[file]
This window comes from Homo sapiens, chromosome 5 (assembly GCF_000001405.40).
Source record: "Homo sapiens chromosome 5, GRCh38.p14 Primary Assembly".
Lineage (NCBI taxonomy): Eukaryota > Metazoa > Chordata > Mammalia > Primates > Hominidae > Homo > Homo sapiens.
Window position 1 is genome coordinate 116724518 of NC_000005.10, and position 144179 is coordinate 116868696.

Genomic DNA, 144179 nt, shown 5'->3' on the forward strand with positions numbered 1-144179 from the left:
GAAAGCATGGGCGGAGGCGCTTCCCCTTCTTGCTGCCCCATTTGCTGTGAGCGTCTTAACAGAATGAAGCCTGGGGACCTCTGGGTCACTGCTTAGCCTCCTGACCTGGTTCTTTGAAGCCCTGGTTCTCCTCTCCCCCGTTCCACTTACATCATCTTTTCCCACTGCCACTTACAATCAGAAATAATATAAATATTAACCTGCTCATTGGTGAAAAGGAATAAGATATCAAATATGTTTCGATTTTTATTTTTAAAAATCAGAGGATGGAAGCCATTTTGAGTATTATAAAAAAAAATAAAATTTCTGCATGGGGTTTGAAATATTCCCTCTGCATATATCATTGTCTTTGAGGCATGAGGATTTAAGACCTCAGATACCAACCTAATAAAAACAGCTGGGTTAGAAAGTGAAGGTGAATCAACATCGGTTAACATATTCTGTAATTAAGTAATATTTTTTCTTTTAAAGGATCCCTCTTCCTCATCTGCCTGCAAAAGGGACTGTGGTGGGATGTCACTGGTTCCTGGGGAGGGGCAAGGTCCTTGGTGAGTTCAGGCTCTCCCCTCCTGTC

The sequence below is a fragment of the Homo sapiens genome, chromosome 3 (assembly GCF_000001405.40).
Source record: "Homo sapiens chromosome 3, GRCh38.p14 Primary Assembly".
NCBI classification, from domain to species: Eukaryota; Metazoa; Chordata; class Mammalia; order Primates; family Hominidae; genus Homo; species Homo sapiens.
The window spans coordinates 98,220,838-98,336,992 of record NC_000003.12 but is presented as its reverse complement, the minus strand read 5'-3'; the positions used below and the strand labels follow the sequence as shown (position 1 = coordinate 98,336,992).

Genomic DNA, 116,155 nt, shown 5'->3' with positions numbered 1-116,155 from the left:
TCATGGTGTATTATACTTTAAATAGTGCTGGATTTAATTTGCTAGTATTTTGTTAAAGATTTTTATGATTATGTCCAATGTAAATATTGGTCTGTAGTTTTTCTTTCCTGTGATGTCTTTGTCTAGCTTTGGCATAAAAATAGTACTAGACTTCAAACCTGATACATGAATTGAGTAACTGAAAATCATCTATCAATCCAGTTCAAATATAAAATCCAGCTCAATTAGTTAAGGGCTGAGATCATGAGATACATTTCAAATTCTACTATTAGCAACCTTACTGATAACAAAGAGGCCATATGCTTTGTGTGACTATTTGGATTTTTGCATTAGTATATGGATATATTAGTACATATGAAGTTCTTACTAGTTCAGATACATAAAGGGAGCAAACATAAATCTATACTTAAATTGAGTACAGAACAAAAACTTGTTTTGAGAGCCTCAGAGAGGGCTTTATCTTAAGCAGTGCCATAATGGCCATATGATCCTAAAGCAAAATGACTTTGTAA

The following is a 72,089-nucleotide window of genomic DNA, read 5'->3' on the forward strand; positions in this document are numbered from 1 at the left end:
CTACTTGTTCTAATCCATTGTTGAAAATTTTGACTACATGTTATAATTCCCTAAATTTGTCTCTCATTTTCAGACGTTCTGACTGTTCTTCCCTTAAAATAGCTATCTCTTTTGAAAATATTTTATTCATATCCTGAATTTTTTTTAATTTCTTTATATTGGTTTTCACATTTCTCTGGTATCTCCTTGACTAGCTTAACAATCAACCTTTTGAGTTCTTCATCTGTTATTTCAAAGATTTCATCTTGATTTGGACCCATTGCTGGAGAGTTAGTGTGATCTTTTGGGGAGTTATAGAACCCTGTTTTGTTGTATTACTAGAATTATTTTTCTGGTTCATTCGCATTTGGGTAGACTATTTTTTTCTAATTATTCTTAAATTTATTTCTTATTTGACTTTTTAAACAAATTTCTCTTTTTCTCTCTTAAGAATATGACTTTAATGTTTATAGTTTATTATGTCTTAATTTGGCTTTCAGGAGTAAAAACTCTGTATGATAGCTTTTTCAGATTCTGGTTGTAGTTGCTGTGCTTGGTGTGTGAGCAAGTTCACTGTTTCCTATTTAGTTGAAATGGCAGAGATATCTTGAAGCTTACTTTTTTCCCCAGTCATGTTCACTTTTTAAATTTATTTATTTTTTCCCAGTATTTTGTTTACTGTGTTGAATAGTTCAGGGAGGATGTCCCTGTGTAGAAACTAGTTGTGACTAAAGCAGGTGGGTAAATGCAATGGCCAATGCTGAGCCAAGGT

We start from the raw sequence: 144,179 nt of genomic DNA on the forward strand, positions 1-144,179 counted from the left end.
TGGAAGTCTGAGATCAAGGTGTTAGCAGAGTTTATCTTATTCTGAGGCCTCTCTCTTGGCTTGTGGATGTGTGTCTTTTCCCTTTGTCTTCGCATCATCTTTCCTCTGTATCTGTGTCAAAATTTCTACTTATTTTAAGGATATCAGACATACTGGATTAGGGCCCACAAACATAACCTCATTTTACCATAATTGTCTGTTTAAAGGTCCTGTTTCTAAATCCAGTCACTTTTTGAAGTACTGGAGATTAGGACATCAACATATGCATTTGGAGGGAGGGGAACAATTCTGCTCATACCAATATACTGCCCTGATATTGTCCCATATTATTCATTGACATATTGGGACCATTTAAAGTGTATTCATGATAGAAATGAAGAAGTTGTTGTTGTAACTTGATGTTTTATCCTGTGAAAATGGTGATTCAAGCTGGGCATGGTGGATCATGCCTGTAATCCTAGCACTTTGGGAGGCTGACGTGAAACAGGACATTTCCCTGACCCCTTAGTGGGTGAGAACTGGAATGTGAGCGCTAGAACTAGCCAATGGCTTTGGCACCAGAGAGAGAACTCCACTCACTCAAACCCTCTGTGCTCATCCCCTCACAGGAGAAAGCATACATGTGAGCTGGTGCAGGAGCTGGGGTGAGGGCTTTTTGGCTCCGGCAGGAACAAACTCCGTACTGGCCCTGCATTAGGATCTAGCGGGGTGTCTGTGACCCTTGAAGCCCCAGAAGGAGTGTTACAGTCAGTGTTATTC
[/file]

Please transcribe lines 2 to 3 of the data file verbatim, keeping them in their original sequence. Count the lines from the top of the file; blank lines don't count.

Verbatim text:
Source record: "Homo sapiens chromosome 5, GRCh38.p14 Primary Assembly".
Lineage (NCBI taxonomy): Eukaryota > Metazoa > Chordata > Mammalia > Primates > Hominidae > Homo > Homo sapiens.